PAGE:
Perth-based Microsoft partner Inspired IT has opened a new office in Dunsborough, Western Australia, joining its other offices in Perth and Manila, Philippines.
Inspired CIO Matt Seeds told CRN the new office, which opened in September, was one of three steps he’s taken this year to maintain “uninterrupted” revenue growth in the face of scarcity. skills and rising operating costs.
“We’ve seen 50-70% revenue growth every year since we started the business in 2016… our primary focus is to maintain the same level of growth and service,” Seeds said. Inspired IT was 21st in last year’s CRN Fast50.
The Dunsborough office follows Microsoft Office 365 specialist’s Manila office opening in February and hired its first business development manager (BDM) this year, Seeds said.
The Customer Pipeline: Networking, Product Expansion, New BDM
The Dunsborough office has only been ‘soft launched’, and most of the team’s 20 staff will remain at Osborne Park headquarters for the next few months, while Seeds and BDM Luke Wenman ramp up demand in the southwestern region.
“We’re going to build a little presence… And then the plan is to hire one to two people there.”
“A BDM is a big step forward for us and having someone who is 100% dedicated to building relationships and finding the right customers to partner with certainly takes a lot of the pressure off me.”
Seeds said customer growth was “partly through SEO” but mostly through “word of mouth, customer referrals and networking.”
“As a company, we always go out and talk to people. And we get referrals. Again, it’s just a matter of converting those opportunities and integrating them into what they need.
The seeds also “assist[s] a lot of industry events, and I’m just trying to learn at those events or just to meet people and start building relationships.
“A lot of them are local events, and it was great to be part of the CRN fast 50. And I’m part of an entrepreneurial organization, which has also been very beneficial, I guess, for personal growth.”
Seeds said that while there has always been “constant customer demand for a decent 365 deployment specialist”, Inspired IT was also aware of how that demand was becoming more complex and how to broaden and adapt the company’s offers.
“Many companies are now further along in their journey with 365, such as Teams, Teams Calling, SharePoint, OneDrive, Intune, DLP to name a few.”
Last year, Inspired IT bolstered its unified communications offerings by striking a deal with Perth-based vendor R-Group International to resell its white-label Microsoft Teams solution. The solution offers call integration to customers without capital investment or the need to hire new specialists.
Seeds said meeting customers’ evolving security and compliance needs was another priority the team kept top of mind.
“Security is definitely becoming a bigger conversation and for us it’s about having a solid foundation of security within our managed service, which I think we’re doing, and then finding the right partners to complement our services. and the requirements of our customers.”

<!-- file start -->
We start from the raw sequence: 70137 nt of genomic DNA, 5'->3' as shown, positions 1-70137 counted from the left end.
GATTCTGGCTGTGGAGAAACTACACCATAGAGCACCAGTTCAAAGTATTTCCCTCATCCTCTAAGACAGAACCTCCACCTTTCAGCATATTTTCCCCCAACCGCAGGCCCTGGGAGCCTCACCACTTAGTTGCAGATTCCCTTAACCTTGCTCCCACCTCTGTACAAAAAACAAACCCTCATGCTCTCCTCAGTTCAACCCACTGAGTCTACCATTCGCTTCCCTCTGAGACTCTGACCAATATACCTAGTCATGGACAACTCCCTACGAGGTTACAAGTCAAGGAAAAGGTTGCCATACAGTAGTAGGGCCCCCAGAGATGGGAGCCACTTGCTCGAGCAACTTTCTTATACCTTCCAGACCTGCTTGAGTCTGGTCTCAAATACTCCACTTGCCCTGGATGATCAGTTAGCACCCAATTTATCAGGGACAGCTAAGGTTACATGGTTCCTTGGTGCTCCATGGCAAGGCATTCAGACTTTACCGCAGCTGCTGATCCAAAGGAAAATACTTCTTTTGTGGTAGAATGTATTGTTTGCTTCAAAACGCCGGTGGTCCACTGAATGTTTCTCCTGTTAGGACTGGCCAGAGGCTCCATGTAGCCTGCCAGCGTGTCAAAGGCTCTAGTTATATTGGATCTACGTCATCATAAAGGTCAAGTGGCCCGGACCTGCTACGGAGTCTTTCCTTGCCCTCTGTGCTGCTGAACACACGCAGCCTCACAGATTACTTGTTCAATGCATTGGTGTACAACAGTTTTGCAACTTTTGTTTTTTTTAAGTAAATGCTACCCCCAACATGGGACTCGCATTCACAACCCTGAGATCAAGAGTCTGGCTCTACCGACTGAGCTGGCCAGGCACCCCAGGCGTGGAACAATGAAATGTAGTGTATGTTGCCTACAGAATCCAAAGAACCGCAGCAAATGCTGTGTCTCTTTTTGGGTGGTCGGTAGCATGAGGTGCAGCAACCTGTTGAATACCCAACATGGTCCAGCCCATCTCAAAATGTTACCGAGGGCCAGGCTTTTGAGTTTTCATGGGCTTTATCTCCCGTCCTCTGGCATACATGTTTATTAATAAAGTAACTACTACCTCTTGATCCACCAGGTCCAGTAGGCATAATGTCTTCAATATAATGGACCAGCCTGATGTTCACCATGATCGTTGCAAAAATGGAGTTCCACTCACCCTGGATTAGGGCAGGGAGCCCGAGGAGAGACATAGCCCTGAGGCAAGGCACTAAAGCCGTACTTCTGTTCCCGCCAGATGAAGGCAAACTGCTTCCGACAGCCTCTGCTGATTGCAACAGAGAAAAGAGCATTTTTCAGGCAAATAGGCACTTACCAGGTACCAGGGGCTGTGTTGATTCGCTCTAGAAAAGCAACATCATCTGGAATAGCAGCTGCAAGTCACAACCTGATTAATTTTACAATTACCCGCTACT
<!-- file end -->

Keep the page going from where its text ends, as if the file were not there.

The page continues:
“Security is a constant threat, and I’m seeing a lot more conversations around compliance as a service.”
Manila office helps address skills shortages and rising operating costs
Seeds said the launch of the Manila, Philippines-based office in February helped “address rising salary costs in Australia” and the national shortage of technical skills.
“It’s access to a different skill set and kind of a resource, which we didn’t have before or couldn’t source locally.”
“And also, I guess from a cost standpoint… a lot of companies are doing it [recruiting offshore employees to work remotely]and it can kind of help and to be honest it’s been great.
Inspired IT had budgeted for growth from six to eight employees by the end of the year. Seeds said Inspired IT “also used an element of recruitment agencies, LinkedIn, Seek and apprentices in partnership with Microsoft: giving young people a chance”.
“We hire on values and we can help develop technical talent, which I’m very excited about,” he added.
Seeds said inflationary pressure and a shortage of skills on Inspired IT were only half of the concerns. He was also concerned about the risk it posed to the growth of his clients.
“With rising interest rates and inflation. To me, that’s certainly a cause for concern. Because, like, money isn’t as cheap as it used to be.
“Finding qualified personnel, not only in our sector, but in all sectors, is a problem… If our customers are not able to find qualified personnel, it means that it has an impact on their growth.. If our customers are growing, that means we’re growing as well.”
Seeds said he supported recent government initiatives to increase skilled labor migration.
“I certainly think raising the migration cap is a good start…Because it [the skills shortage] affects everyone; each business.
In September, the government announced plans to raise the permanent migration program cap from 160,000 to 195,000 in 2022-23, allocate $36.1 million in additional funding to expedite visa processing and expand labor rights of international graduates.
“At the end of the day, you want people to be here full time. And it’s certainly a good start to bringing people to Australia. Australia has grown.
“I went to a partner event recently, and they talked about the skills shortage in our industry, and I think we’re going to be 330k short by 2026.”
“So something has to change to bring these people in. It’s going to be interesting over the next two years.”